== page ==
Post-Mammogram: After the images were taken, I promptly reconnected my insulin pump. However, since I had removed my sensor, I faced a brief period without continuous glucose monitoring until I could replace the sensor at home. I use the Medtronic Minimed 780G Insulin Pump which still delivers insulin automatically without the sensor. For up to 4 hours, it will even stay in Smartguard mode and deliver a safe basal. After 4 hours, it’ll switch into manual mode. It’s important to note that while it’s more challenging to manage without a connected sensor, it’s still possible. In such a case, I usually do frequent finger pricks for blood glucose testing to make treatment decisions.
Follow-Up Mammogram and Ultrasound
The call for additional imaging led to a follow-up appointment that included both a mammogram and an ultrasound. This time, I experimented with placing the sensor on my thigh, away from the area of interest, which allowed me to keep the transmitter connected. The second mammogram mirrored the first in its straightforwardness, further easing my initial worries.
The Ultrasound: A Different Experience
Unlike the mammogram, the ultrasound used sound waves, not X-rays, eliminating concerns about my insulin pump. After the mammogram, I re-connected my insulin pump and resumed insulin. The sensor was still working flawlessly and the pump managed my glucose levels automatically during the rest of the appointment. I had to wait about an hour for the ultrasound. I was so happy that I had decided to place the sensor on my thigh and that the transmitter had been unaffected by the mammogram! (I had reasoned with myself that worst case scenario would be that the transmitter would fail and I’d have to buy another one, but given that there were no reports of this happening, it seemed unlikely. A transmitter costs about $350 so a replacement is not cheap, but nowhere as expensive as the pump. And while inconvenient, I can keep pumping without a transmitter.)
As for the ultrasound procedure itself, the technician applied a warm gel to my breast and used a wand to capture images, explaining the process and reassuring me that the black circles in the pictures were cysts and not necessarily cancer. After the procedure, the radiologist talked to me and informed me that they were benign cysts. He said that I should have a follow up ultrasound in 6 months, but it was all good news today. What a relief!
Managing Diabetes During the Procedure
The emotional stress of medical procedures can impact blood sugar levels. Throughout my mammogram and ultrasound, my insulin pump, temporarily disconnected only during the X-ray procedure, was crucial in managing these fluctuations. I also kept a blood glucose meter handy for added peace of mind.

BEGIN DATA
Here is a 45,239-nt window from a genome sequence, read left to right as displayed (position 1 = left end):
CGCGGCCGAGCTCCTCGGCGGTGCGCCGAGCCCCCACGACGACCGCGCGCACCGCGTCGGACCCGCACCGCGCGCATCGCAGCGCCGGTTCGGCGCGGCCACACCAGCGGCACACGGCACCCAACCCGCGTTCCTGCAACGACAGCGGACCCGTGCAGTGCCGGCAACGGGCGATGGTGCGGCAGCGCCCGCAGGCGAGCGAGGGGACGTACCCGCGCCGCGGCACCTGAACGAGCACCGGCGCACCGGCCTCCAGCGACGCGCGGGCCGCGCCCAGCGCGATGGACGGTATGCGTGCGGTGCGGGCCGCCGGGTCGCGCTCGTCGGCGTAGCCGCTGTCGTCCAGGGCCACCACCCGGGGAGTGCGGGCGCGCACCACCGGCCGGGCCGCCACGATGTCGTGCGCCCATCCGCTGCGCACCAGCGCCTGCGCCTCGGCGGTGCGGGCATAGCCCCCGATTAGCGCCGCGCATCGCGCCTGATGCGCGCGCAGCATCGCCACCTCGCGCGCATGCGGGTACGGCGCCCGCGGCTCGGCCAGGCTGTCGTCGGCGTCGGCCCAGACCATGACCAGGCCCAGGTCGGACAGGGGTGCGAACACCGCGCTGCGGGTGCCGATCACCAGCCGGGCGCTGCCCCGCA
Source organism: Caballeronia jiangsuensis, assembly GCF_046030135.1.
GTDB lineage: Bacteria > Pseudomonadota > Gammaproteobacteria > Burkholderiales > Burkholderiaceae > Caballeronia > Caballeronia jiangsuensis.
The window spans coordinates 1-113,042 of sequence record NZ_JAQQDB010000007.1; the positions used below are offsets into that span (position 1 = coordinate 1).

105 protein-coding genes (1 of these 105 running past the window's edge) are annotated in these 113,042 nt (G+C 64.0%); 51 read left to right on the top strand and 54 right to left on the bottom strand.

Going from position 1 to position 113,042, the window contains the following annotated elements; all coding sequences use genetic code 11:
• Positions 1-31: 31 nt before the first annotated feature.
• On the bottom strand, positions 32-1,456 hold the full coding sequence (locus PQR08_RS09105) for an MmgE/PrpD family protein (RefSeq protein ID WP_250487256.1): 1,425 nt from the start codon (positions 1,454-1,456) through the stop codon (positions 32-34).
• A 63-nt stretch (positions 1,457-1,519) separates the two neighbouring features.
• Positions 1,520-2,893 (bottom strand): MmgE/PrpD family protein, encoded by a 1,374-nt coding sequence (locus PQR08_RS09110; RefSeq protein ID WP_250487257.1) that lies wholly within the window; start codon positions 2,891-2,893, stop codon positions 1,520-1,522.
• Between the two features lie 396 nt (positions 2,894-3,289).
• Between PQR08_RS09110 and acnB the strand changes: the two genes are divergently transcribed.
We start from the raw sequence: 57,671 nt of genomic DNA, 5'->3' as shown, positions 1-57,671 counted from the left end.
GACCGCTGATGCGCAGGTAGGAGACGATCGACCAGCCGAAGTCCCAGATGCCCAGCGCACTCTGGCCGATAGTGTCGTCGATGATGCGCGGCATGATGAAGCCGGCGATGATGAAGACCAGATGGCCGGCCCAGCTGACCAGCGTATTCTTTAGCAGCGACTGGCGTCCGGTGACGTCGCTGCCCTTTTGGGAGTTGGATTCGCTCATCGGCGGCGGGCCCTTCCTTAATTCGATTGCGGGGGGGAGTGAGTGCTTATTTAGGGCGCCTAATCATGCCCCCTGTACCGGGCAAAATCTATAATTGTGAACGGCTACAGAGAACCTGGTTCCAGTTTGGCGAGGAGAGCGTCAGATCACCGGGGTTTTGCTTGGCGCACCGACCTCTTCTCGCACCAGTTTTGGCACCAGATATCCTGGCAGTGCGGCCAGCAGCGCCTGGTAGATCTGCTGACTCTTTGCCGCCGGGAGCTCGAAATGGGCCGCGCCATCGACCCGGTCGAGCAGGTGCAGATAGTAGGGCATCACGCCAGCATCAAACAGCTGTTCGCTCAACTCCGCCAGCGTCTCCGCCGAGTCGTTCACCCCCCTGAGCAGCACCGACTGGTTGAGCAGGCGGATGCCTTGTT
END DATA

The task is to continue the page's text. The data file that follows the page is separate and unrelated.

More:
My blood glucose was a bit elevated during the procedure. I was definitely stressed as I was worried about what would happen if I had cancer, and we all know stress can increase glucose levels!
However, a slightly elevated blood glucose is a minor thing. Once the procedure was over and I got the good news, I relaxed, and my glucose level returned to normal range.
Preparation Is Key
- Inform the staff: Make sure to inform the medical staff about your insulin pump and any concerns you might have about the procedure.
- Plan for device management: Decide in advance how to manage your insulin pump and CGM during the procedure. Bringing spare supplies, like a new sensor, might be helpful if you anticipate needing to remove it. Bring the transmitter charger too, so that if you do need to remove it, it can charge during the appointment.
- Monitor your blood sugar: The stress of the procedure can affect your glucose levels, so monitor closely and adjust as needed.
Smart Curve Mammogram for Better Comfort
This is what they had at the facility I went to! The below video shows you a bit about this procedure. They studied this new curve design for both comfort and results, and now it’s commonplace. Improved healthcare for women! Yay!
Please Share Your Experiences!
The journey through my first mammogram and follow-up ultrasound taught me the importance of preparation, advocacy, and flexibility in managing diabetes care during medical screenings. By sharing this experience, I hope to ease the concerns of other women facing similar situations.
I encourage you to share your own experiences with mammograms, insulin pumps, and diabetes management during medical procedures. Your stories can help build a community of support and knowledge, making each step in our health care journeys feel more navigable and less daunting.